- Employee camaraderie
- Employee sense of achievement
By measuring and managing the workforce’s sense of equity, achievement and camaraderie, a company can make great strides toward reducing reputational risk.
Peter Drucker said, “There is nothing more useless than doing efficiently that which is not necessary.” Unnecessary work (waste) results in a couple of things. First, working with processes that aren’t necessary smacks an employee’s need for the sense of achievement in the gut – dead center. Second, the customer pays for everything your company does, even if the work is considered “waste.”
Necessary work is activities that are required (usually by law) that customers aren’t necessarily interested in paying for but must. Valuable work is work that customers would pay for.
The measure of value vs. waste comes during the process of problem solving. Problem solving done the right way eliminates waste. Done the wrong way, it adds complexity. Workarounds, for instance, add waste. Root-cause elimination removes waste and leaves more room for creating value.
Success on the” work” ingredient can be measured in terms of speed, cycle time and quality. It also presents itself in overall customer satisfaction. It helps employees to envision the work bell curve as they perform their everyday job duties. If everyone had an “eliminate waste, maximize value” mindset, think of the ideas employees would come up with! And once those ideas are acted upon, it leads to the employee’s sense of achievement and the removal of something customers didn’t want to have to pay for.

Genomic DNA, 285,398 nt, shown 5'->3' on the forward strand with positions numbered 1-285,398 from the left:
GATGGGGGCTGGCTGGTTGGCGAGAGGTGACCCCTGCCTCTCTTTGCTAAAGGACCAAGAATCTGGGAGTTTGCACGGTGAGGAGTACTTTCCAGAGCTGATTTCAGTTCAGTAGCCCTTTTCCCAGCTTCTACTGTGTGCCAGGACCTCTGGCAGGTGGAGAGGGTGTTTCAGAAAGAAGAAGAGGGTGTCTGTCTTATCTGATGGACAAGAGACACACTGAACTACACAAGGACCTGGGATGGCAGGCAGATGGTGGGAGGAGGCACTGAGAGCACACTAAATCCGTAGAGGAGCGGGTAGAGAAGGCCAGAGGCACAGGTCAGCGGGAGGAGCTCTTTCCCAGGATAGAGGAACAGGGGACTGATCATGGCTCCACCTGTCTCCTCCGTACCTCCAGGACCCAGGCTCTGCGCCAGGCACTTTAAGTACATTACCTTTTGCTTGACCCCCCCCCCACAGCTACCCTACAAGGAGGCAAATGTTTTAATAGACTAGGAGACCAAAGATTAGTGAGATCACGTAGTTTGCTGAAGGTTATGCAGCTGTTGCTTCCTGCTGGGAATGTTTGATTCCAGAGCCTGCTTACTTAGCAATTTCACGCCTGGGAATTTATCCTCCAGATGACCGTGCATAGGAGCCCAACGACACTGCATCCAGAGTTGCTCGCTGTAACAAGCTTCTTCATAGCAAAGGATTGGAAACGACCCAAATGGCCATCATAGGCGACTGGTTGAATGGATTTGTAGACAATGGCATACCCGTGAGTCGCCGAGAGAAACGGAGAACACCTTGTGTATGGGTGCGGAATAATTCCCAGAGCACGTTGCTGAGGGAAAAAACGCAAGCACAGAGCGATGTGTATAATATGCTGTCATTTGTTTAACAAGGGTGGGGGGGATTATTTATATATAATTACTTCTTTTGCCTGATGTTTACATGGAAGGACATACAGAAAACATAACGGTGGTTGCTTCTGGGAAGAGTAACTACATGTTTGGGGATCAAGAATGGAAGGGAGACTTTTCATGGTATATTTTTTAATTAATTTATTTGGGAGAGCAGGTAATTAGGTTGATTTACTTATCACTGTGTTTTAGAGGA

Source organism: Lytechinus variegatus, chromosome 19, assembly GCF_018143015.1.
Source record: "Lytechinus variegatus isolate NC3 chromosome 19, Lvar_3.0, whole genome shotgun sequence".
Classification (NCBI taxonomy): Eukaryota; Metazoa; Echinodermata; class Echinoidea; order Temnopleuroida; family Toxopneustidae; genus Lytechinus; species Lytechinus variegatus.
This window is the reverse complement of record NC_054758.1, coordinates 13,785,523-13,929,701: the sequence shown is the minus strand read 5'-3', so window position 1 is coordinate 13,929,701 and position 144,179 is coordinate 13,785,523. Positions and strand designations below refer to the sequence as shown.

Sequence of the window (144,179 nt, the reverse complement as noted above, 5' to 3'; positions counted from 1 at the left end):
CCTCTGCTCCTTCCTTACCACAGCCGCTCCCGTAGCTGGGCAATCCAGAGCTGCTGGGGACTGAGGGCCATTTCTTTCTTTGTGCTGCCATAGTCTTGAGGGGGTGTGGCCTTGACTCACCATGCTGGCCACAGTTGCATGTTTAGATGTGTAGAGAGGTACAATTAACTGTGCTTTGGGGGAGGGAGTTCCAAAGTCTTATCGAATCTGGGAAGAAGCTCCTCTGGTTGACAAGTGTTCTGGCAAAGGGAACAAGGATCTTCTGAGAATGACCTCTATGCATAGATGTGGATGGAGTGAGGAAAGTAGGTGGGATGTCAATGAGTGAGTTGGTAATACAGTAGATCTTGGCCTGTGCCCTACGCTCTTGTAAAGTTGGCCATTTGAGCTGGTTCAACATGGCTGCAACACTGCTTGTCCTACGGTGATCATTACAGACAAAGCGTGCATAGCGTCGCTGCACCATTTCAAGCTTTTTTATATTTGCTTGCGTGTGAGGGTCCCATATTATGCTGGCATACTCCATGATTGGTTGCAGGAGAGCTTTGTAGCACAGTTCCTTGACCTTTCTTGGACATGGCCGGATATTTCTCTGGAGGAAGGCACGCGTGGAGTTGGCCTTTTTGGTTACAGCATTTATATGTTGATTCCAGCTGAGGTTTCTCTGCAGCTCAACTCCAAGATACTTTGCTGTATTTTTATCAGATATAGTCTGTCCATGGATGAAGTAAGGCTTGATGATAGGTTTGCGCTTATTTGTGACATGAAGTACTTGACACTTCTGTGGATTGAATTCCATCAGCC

The Lean Enterprise Institute (Cambridge, MA) has a website that contains a plethora of useful information on working with the principles of lean inside and outside of manufacturing. Check out http://www.lean.org for more information on thinking and working lean.
Fred Reichheld, who founded Bain's loyalty practice, was determined to find out why some companies were so successful while others weren’t. In side by side comparisons, he and his research team found that customer advocacy was very strong among the successful companies while, at the mediocre or poor-performing companies, customer advocacy was weak. This all makes perfect sense. What didn’t (make sense) was that there was no calculation, no indicator, that could help a company understand where it stands and how to move the needle to the right on the bell curve.
By asking just one question, the team found, a company could develop a benchmark and use it to improve results. The one questions is: “On a scale of 0 through 10, how likely are you to recommend (company XYZ) to a family member, friend or colleague?” Having listened to answers to that question many times, researchers began to notice that customers who responded with a 9 or a 10 had actually promoted the organization or were going to in the future. Those who answered with a 7 or 8 were neither excited nor disappointed. Customers who scored between 0 and 6, the team found, were most likely to damage the reputation of the company by speaking about an experience in a negative light.
So how does a company calculate its Net Promoter Score?
A company’s Net Promoter Score is calculated by subtracting the percentage of detractors from the percentage of promoters: %PROMOTERS – %DETRACTORS = Net Promoter Score. Yes, it’s that simple. NPS is a sign for everyone from the ground up to the corner office to see and work to improve. It’s the customer’s voice. It’s your company’s true north. Measure it. Improve it.
For more information on The Net Promoter Score , read The Ultimate Question by Frederick Reichheld.
The inside-out approach to reputation risk management requires an understanding of the nature of organizational culture (the way we do things around here).
Net Promoter, Net Promoter Score, and NPS are trademarks of Satmetrix Systems, Inc., Bain & Company, Inc., and Fred Reichheld